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James Connelly

Low Voter Turnout Cause for Concern

Huge Percentage Haven’t Sent Ballots Yet in City’s First All-Mail Election


With only two weeks to go before the City of Santa Barbara concludes its first ever mail-only election, some campaign strategists are alarmed by low voter turnout thus far. As of Friday afternoon, October 23, city elections officials reported that 8,562 votes had been cast out of a pool of 46,000 registered voters.

Typically, about 50 percent of all mail-in ballots cast are submitted within the first week of their mailing. If that rule were to hold in this year’s all-mail election-in which all ballots are sent to voters by mail, though a handful of ballot drop-off locations will be open on what used to be known as “polling day,” Tuesday, November 3 - then 2009 could emerge as the election where voters stayed away in droves.

Campaign consultants on both sides of the aisle believe that low-turnout elections tend to favor more conservative candidates and that liberal candidates flourish best in higher turnout races. By this reckoning, the turnout trend would favor mayoral candidate Dale Francisco, and council candidates Frank Hotchkiss, Michael Self, and Cathie McCammon.

This year’s race offers voters a choice of five mayoral candidates, 13 City Council candidates, and four ballot initiatives on which to vote yes or no. Campaign strategists have suggested that the low turnout thus far this year could be attributed to voter indecision over which candidates to support, and the unprecedented volume of negative campaign advertising to hit the airwaves and mailboxes of registered voters throughout the city.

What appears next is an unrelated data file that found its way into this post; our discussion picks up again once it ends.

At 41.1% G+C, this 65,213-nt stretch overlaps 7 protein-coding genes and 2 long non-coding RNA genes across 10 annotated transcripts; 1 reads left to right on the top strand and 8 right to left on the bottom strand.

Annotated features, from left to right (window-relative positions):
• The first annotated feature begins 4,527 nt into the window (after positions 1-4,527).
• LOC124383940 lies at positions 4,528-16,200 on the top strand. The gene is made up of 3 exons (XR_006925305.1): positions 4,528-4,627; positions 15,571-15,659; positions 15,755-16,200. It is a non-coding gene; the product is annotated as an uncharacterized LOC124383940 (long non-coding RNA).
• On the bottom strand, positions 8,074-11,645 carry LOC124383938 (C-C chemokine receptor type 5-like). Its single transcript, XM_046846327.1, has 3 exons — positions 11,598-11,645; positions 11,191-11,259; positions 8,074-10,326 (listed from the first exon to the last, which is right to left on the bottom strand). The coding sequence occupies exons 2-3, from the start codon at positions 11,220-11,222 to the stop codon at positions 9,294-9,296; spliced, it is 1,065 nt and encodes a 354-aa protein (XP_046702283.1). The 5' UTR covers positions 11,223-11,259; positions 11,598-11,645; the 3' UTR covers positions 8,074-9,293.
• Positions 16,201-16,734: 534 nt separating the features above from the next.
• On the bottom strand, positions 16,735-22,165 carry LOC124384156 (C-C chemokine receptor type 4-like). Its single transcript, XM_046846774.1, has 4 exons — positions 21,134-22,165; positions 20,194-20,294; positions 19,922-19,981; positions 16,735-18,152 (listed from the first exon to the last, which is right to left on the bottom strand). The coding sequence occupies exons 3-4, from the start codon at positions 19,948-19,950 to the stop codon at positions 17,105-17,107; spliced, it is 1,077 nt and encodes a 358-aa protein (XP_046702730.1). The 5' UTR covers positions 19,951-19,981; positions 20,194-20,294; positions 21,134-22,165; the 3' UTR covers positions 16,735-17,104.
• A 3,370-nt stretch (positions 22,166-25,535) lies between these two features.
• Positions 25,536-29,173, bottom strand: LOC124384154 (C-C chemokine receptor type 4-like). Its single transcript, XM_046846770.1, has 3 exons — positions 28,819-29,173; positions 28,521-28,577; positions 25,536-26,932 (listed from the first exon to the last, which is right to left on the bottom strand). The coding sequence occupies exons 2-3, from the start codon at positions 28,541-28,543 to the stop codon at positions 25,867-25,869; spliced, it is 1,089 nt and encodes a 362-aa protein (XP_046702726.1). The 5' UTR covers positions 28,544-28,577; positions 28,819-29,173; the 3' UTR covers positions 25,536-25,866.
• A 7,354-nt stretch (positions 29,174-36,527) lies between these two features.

Early indications suggested that that the voters casting their ballots already were overwhelmingly older, with the largest age cohort being 65 years and older. In addition, Democrats seemed to be outvoting Republicans by a margin of 3-to-2, and women were outvoting men by the same margin. Many campaigns are scrambling to redouble their get-out-the-vote efforts based on these early indicators.

City officials are hoping to see a large influx of last-minute voters as the November 3 deadline approaches. City Hall switched to an all-mail election in part because of lower costs, but also because election officials said that all-mail elections increased voter participation in all municipalities where they were tried.

The deadline for turning ballots in by hand is 8 p.m., Tuesday November 3. City officials have urged voters who plan to mail their ballots in to do so no later than October 30. Those with questions may call the City of Santa Barbara Clerk’s Office for election information at 564-5309.

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